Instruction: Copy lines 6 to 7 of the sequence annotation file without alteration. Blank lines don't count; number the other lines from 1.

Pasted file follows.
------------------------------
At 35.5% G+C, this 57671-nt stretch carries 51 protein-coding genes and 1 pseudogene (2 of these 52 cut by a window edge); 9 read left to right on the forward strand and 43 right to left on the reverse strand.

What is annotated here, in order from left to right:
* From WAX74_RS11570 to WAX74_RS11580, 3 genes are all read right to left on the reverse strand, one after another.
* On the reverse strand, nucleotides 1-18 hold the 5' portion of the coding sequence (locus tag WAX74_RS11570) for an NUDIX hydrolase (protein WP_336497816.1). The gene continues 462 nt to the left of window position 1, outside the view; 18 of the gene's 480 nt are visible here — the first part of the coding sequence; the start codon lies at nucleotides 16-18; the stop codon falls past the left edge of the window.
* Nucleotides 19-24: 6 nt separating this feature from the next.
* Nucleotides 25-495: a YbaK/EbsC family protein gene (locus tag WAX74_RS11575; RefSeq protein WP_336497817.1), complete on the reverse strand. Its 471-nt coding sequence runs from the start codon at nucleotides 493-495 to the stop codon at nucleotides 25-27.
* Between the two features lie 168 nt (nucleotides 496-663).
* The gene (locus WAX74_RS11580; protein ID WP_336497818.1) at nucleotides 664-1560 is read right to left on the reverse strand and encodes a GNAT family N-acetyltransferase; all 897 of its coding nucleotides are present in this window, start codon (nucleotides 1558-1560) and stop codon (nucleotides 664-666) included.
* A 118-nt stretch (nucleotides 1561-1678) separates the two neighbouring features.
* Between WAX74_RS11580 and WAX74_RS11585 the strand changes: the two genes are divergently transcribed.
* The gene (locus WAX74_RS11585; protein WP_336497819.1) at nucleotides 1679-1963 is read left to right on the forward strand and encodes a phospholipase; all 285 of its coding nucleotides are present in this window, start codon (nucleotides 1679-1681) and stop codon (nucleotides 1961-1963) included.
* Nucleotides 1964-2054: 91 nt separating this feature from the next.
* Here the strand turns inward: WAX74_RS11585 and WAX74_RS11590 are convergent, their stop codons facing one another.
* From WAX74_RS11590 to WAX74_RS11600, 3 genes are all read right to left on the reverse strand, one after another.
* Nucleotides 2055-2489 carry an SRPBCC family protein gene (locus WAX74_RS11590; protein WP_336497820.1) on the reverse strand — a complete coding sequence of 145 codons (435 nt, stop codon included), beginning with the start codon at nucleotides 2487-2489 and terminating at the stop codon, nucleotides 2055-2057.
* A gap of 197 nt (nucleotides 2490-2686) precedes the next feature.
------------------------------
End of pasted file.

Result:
* Nucleotides 25-495: a YbaK/EbsC family protein gene (locus tag WAX74_RS11575; RefSeq protein WP_336497817.1), complete on the reverse strand. Its 471-nt coding sequence runs from the start codon at nucleotides 493-495 to the stop codon at nucleotides 25-27.
* Between the two features lie 168 nt (nucleotides 496-663).